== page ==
Label Distribution Protocol (LDP) and Tag Distribution Protocol (TDP) exchange labels and store the information in the label information base (LIB).
A label is added to the IP forwarding table (forwarding information base, or FIB) to map an IP prefix to a next-hop label.
A locally generated label is added to the label forwarding information base (LFIB) and mapped to a next-hop label.
An LSP is a sequence of LSRs that forward labeled packets for a particular FEC. Each LSR swaps the top label in a packet traversing the LSP. An LSP is similar to Frame Relay or ATM virtual circuits. In cell-mode MPLS, an LSP is a virtual circuit.
Impacts of IP Aggregation
Aggregation (or summarization) should not be used on ATM LSRs because it breaks LSPs in two, which means that ATM switches would have to perform Layer 3 lookups.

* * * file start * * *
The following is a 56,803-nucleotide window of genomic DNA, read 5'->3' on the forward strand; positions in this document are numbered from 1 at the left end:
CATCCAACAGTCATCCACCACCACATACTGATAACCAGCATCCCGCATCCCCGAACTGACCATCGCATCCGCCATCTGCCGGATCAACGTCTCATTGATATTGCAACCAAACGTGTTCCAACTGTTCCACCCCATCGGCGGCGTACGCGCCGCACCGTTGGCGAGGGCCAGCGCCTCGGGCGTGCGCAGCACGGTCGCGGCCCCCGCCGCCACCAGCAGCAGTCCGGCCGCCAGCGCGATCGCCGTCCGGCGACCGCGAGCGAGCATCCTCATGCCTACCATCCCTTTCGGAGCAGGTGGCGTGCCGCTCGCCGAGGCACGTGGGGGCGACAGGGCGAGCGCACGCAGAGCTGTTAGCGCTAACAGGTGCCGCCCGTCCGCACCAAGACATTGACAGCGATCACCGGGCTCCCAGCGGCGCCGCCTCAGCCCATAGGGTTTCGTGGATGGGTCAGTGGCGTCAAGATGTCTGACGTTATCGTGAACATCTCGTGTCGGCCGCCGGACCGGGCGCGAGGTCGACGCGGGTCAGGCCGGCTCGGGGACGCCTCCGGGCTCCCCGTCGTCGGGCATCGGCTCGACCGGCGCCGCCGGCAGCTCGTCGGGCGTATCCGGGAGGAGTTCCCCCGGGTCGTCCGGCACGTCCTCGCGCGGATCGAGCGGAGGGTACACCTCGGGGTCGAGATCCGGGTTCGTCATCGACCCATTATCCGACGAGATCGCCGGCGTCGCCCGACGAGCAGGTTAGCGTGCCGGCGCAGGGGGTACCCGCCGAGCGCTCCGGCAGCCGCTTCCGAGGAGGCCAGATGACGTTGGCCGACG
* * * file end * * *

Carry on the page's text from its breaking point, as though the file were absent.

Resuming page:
Aggregation should also not be used where an end-to-end LSP is required. Typical examples of networks that require end-to-end LSPs are the following:
A transit BGP autonomous system (AS) where core routers are not running BGP
An MPLS VPN backbone
An MPLS-enabled ATM network
A network that uses MPLS TE
Frame-Mode Loop Detection
The TTL functionality in MPLS is equivalent to that of traditional IP forwarding. Furthermore, when an IP packet is labeled, the TTL value from the IP header is copied into the TTL field in the label. This is called “TTL propagation.”
TTL propagation can be disabled to hide the core routers from the end users. Disabling TTL propagation causes routers to set the value 255 into the TTL field of the label when an IP packet is labeled.
If TTL propagation is disabled, it must be disabled on all routers in an MPLS domain to prevent unexpected behavior.